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Drug war
Peter Eichenberger astutely speculates about the potential tax revenue stream that North Carolina might enjoy were we to move the marijuana distribution system into a legal and regulated marketplace ["The Drug War's Just Blowing Smoke," Nov. 27]. His estimate of over $1 billion per year may well be right. However, this is a dated reason for legalizing pot.

See, over the past 20 years North Carolina has been enjoying a steadily increasing revenue stream thanks to marijuana. They receive it from the federal government as their portion of the almost 20 billion dollar a year drug war budget. The sad part however is the money does not go into the general revenue fund. Instead it's used solely to help finance the budgets of police, prosecutors, jailers, court systems, jailers (again), probation officers, and drug testing specialists to name a few.

Marijuana Prohibition may not produce the overall revenue of a legal marijuana trade, but those who are currently enjoying the steady flow will likely do anything to hang onto their slice of the government sponsored War Against Americans, formerly known as the War Against Marijuana.

The question to ask now is how long we as a society will tolerate our friends and families being jammed into the criminal justice system simply for possessing marijuana, as over 600,000 Americans were in each of the past three years. Those interested in affecting positive change are welcome to contact us via the link below.
–Stephen Heath, Public Relations Director, Drug Policy Forum of Florida, Clearwater, Fla.

Doing fine in Durham
As a Durhamite I am of the impression that bad news does sell and good news is hard to find in Durham and the Triangle because others still have a lot of good things to say about Durham (and the Triangle).

At the end of Bob Burtman's Dec. 4 article "The Briar Patch Factor" you requested e-mail to be sent on "untold Durham scandals." Hopefully that was a joke in as much as your Indy is a regional paper and ads sold all over. How about "untold Triangle cities scandals" instead? That could be a top seller in the region for sure. But better yet how about telling us the good things that are happening in the region?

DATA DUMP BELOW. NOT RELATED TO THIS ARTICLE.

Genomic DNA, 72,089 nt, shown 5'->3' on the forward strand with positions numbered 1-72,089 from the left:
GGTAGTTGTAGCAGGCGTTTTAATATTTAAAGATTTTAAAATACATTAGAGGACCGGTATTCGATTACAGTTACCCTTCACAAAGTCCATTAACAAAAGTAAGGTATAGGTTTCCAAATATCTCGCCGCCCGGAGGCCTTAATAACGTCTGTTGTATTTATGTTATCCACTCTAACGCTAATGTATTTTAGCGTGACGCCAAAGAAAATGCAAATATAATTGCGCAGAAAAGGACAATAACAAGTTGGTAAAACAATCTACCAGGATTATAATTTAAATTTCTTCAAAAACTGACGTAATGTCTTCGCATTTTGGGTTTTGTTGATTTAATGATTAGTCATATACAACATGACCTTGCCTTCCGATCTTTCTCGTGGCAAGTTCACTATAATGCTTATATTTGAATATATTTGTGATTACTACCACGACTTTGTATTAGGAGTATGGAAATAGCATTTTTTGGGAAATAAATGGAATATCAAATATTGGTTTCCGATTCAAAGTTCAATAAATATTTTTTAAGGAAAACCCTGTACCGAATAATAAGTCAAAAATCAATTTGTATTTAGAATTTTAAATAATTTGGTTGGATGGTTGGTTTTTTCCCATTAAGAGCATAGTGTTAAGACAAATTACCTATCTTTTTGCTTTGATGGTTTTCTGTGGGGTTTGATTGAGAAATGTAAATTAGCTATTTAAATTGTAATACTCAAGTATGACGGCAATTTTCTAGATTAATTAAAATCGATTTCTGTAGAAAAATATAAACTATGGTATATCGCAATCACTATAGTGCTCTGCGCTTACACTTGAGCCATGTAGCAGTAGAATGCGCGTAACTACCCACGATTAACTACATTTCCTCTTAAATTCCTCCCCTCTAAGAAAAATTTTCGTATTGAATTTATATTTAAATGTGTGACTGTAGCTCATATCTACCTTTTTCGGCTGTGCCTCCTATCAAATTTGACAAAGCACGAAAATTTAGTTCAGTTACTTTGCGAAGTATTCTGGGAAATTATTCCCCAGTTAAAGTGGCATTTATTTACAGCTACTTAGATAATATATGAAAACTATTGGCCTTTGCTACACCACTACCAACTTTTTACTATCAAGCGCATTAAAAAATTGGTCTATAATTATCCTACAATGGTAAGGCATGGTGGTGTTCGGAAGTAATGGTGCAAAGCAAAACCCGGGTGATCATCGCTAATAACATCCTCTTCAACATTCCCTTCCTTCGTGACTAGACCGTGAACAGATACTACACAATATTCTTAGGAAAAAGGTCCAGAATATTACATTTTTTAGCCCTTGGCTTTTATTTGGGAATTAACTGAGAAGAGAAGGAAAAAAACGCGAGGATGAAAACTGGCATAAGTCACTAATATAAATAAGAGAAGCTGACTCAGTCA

Mayor Bell has made great efforts at getting the cities in the Triangle to work together for growth and this competition we see is OK but let's think big for the future of the region. Durham does not and has not tried to build PUDS like Cary nor compete with Raleigh for that matter. For the record, Durham has been growing steadily since the last reported census and in the one before that statistics show that Durham grew faster per capita than the regional average (due to South Durham's growth) and became the state's fourth largest city in front of Winston-Salem. Of course, does Winston really care? Why should they? Bigger is not always better.

Speaking of that why aren't we competing with the Triad as a neighbor since inherent is the fact that Durham, Raleigh, Cary and Chapel Hill are "close" neighbors and as such "need" each other. Also we have good competent people in Durham we don't need to necessarily always seek leaders from other regions (in regard to some's opinion that they are concerned about our ability to attract top talent due to recent scandals). We have "top talent" right here in Durham and right here in the Triangle.

Durham is facing its woes but not panicking over them. We will continue to grow and progress despite the problems we have here. Remember the old adage "without a struggle there is no progress." Let's keep it real! Yankees still love us and they still come here to live. Just stop by Trinity, Woodcroft, Treyburn or Broad Street! Here's a good scandal: Some of our Durham neighborhoods were last voted the best in the Triangle. We Durhamites are not being taken for granted. We are too intelligent for that.

We face our problems and deal with them sensibly! This too shall pass.
–Samuel Snipes, Durham

Talk Back
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